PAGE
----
[Playa de las Americas, Tenerife] Goxoa

This is a relatively new opening in the premises previously occupied for ages by Fresquera. The new owners have spent some serious money – ripping everything out to create a bright, modern space, with an open kitchen.

There’s no menu outside, so we’d gone without really knowing what to expect except, earlier in the week, we’d a very quick glimpse of the menu, in French, on one of the vacant outside tables. That had told us to expect a limited choice – perhaps seven or so starters, a few more main courses, maybe five desserts. We like short menus – it usually means the kitchen can concentrate on doing things really well. But we were going with no real idea about what food might actually be on offer.

You get the impression that foreign tourists are not their intended main customer base and you are likely to generally addressed in Spanish. The menu, however, is available in English (although having Google Translate was helpful to check a couple of items). The cuisine is probably best described as “Modern Spansih” and there are a number of Basque influences here (Google Translate first telling us the restaurant name means “sweet” in Basque). As you might expect at this level of restaurant, there was a freebie to start. A tiny bowl of salmorejo – the cold soup from Cordoba which uses tomato, bread and garlic. It was outstanding!

My starter was a mackerel and potato salad, bound together with mayo, between two crisp pastry “biscuits”, to make a sort of sandwich, stood on edge. The server explained, in Spanish, that I should flip it on to its side and break up the biscuit to mix it in. To make sure I’d understood, he concluded in English, “smash it”. So I did. It was nice, if a little underseasoned.

The other starter was a special and was as light , fresh and simple as it comes. A bowl of prawns, still in their shell, simply roasted in olive oil and salt. They just needed peeling and scoffing.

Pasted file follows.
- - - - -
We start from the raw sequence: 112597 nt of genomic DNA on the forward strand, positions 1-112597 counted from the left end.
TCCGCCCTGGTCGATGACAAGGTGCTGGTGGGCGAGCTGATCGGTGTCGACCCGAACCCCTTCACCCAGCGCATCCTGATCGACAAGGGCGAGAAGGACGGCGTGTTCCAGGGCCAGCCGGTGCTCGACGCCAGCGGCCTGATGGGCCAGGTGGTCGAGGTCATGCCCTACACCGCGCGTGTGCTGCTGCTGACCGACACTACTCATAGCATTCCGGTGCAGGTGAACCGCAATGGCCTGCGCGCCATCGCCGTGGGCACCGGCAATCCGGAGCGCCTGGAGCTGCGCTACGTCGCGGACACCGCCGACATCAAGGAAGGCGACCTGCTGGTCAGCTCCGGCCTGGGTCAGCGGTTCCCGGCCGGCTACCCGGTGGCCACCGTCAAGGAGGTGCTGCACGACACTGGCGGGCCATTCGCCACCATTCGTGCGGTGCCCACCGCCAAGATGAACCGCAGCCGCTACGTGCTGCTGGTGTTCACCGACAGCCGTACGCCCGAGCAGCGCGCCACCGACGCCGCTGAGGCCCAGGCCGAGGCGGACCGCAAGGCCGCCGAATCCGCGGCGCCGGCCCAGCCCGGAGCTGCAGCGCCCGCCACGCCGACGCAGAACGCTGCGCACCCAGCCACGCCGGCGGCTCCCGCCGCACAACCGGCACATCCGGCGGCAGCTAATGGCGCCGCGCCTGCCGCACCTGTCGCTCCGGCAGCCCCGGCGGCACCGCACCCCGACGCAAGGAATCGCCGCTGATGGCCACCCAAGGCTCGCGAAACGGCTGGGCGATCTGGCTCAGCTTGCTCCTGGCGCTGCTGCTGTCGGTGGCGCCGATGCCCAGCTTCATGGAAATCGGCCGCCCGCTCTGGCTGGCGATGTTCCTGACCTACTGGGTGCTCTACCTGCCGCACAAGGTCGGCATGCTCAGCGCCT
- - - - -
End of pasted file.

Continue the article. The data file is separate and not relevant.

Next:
The Spanish seem to have a number of words to describe beef and we’re never quite sure how to translate them into British food terms. But “fillet of old cow” sounded as though it was going to be tasty. And it was. Classically, it comes with good, if underseasoned, chips. And a selection of baby vegetables – think carrots half the size of your little finger.

Red tuna was lovely in itself – at the peak of freshness and just seared so it was mainly raw, in the modern fashion. But the whole plate was something of a disappointment. There were three or four Canarian potatoes. And the advertised Basque cream sauce, was nothing more than a squiggle round the edge of the plate – not enough to moisten the fish or, indeed, to give it any complementary flavour. The sort of plate that leaves you wondering if you need to get a bag of chips on the way home.

I ordered cheesecake for dessert. The server said it would be fantastic and not really like a cheesecake. He was right on both counts. There was a crisp base but that was topped with a mousse made from a Basque sheeps cheese. That held a liquid custard, which spilled out as you dug into it, and the whole thing was dotted with dabs of set custard. This was one of the nicest things I’ve put in my mouth for weeks – and it’s very rare that I’ll say that about a dessert. The other dessert was a work of cleverness and fun. An ice cream cone, held a very citrussy yuzu gel, popping candy and whipped cream. Like the first one, this was not overly sweet and all the better for it.

Goxoa is an excellent addition to what’s become quite a foody area in El Camison.

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Oh man I would go back to the Canary Islands just to have the potatoes with the verde sauce. And the goat cheeses.

B wants to go back at some future date to check out other islands (we stayed on Fuerteventura and Gran Canaria first time around). We would probably not be eating at the establishments that you’ve reviewed - a bit too fancy for spring onion - but thanks for the data points. Hope you and Mrs. H had a lovely holiday.

We did. It is always a perfectly relaxing three weeks. We’re so familiar with the immediate area that we slip straight into it.

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“Food is a pretty good prism through which to view humanity.”

― Jonathan Gold